Published on October 13, 2020 by Usman Khan
The life sciences sector has not attracted as much attention from the average Joe as it has since the start of the coronavirus pandemic. The last epidemic that even came close to wreaking such havoc was the Spanish flu of 1919 — over 100 years ago. The world has, naturally, turned towards big pharma to provide hope of a potential cure. Over 165 pre-clinical and clinical trials for a vaccine are currently in progress.
The road to recovery for this crisis, unlike those for the most recent crises, is mired in uncertainty, and the pioneering life sciences companies are as uncertain about their future as we are.
The world economy is forecast to contract by 4.9% (according to the IMF’s June 2020 update), with some of the erstwhile drivers of global growth (India and China) seeing significant dips in performance. The impact on low-income households is also disproportionately significant and is expected to wipe out substantial progress made towards eliminating income inequality since the 1990s. With several protectionist policies in force in the major economies at the start of the year, the pandemic has come as a further blow to proponents of globalisation. Yet, it remains more crucial than ever to ensure multilateral cooperation on several fronts. Many of the hard-hit emerging economies need liquidity assistance and external relief to bridge the shortfall in funding to fight the crisis. Apart from this, the global supply chain needs a major overhaul to achieve pre-pandemic efficiencies.
In terms of investor confidence, the life sciences sector enjoyed a unique run in the first half of 2020, outperforming other major sectors with regard to total shareholder returns:
Source: S&P Capital IQ, PwC analysis
Additionally, a number of macroeconomic developments globally have created a perfect storm of sorts that companies could take advantage of to pursue a well-thought-out acquisition strategy:
- Record-low interest rates
- Dry powder for both strategic and sponsor-backed acquisitions
- Banks warming up to lending to financially sound companies
- Bankruptcies and insolvencies of weaker players in various sectors likely paving the way for greater consolidation
Source: S&P Capital IQ
Paradigm shift in healthcare consumption habits:
The life sciences and healthcare services sectors have been working at breakneck speed to deliver a cure and contain the spread of the virus since March. Yet, the industry itself has witnessed significant demographic changes in consumption patterns that would affect the long-term strategies of several key players. Consumer healthcare/over-the-counter (OTC) divisions have been propping up cash flow since the early days of the outbreak, but consumers have shown an unprecedented inclination towards accepting new digital habits. Patients have become more concerned with personal health issues and are more digitally engaged with their afflictions. The number of telemedicine consultations has also seen a significant increase globally.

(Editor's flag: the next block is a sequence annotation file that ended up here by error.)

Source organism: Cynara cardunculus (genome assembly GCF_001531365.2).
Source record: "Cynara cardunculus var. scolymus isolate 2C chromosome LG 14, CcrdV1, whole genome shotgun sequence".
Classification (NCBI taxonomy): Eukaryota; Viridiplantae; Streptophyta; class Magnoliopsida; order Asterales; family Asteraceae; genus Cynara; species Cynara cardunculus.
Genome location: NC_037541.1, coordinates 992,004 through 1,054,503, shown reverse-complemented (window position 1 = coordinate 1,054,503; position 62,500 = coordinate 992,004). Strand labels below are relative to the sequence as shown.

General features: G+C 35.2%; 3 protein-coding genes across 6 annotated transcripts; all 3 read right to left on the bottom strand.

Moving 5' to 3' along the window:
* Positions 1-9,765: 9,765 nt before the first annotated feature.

New and innovative therapies have gained traction, and statements by the US Food and Drug Administration (FDA) regarding approval of such therapies have been received positively by pharma executives. For instance, former FDA Commissioner Scott Gottlieb recently suggested that 10–20 cell and gene therapies (CGTs) could be approved by 2025.
The sector may also be impacted by general changes in policy that usually follow such life-altering crises. For instance, after the 2008 recession, weaker economies enacted laws that lowered prices of pharmaceutical products and imposed greater restrictions on reimbursements. Governments may be less supportive of new therapies in future, although this may provide some benefit to specific patient groups.
Source: S&P Capital IQ
What happens to deal-making trends in the aftermath of a major crisis:
Companies generally try to avoid fire sales when a crisis hits. This is reflected in the deal multiples during the year that remain at pre-crisis levels. However, in the year following a crisis, the urgency to make deals is evident, and discounts can be found in transactions across sectors. A McKinsey study shows that following the dot-com bubble burst in 2002, average EBITDA multiples (across industries) stayed high (11.8x) but shrank the following year (10.4x). In 2008, multiples remained high at 13.1x and dropped to 10.6x in 2009.
What will kick-start M&A in the “new normal”:
- Dry powder: As mentioned above, companies sitting on excess cash reserves had time to carefully assess investment and growth opportunities during the lockdowns. Big pharma has over USD150bn of dry powder to pursue high-growth opportunities and would keep a keen eye on developments in the novel therapeutics space to bridge gaps in the pipeline. Additionally, cash-rich private equity (PE) firms may be looking at opportunities as companies look to divest non-core assets
- Fewer alternatives to utilise cash: Cash-rich companies, especially in the life sciences and technology sectors, tend to return cash to shareholders in the form of buybacks. However, in the present climate, this is unlikely to be a viable option. As a consequence, companies have more cash to scour for profitable inorganic growth opportunities
Recipe for successful pharma M&A in the “new normal”: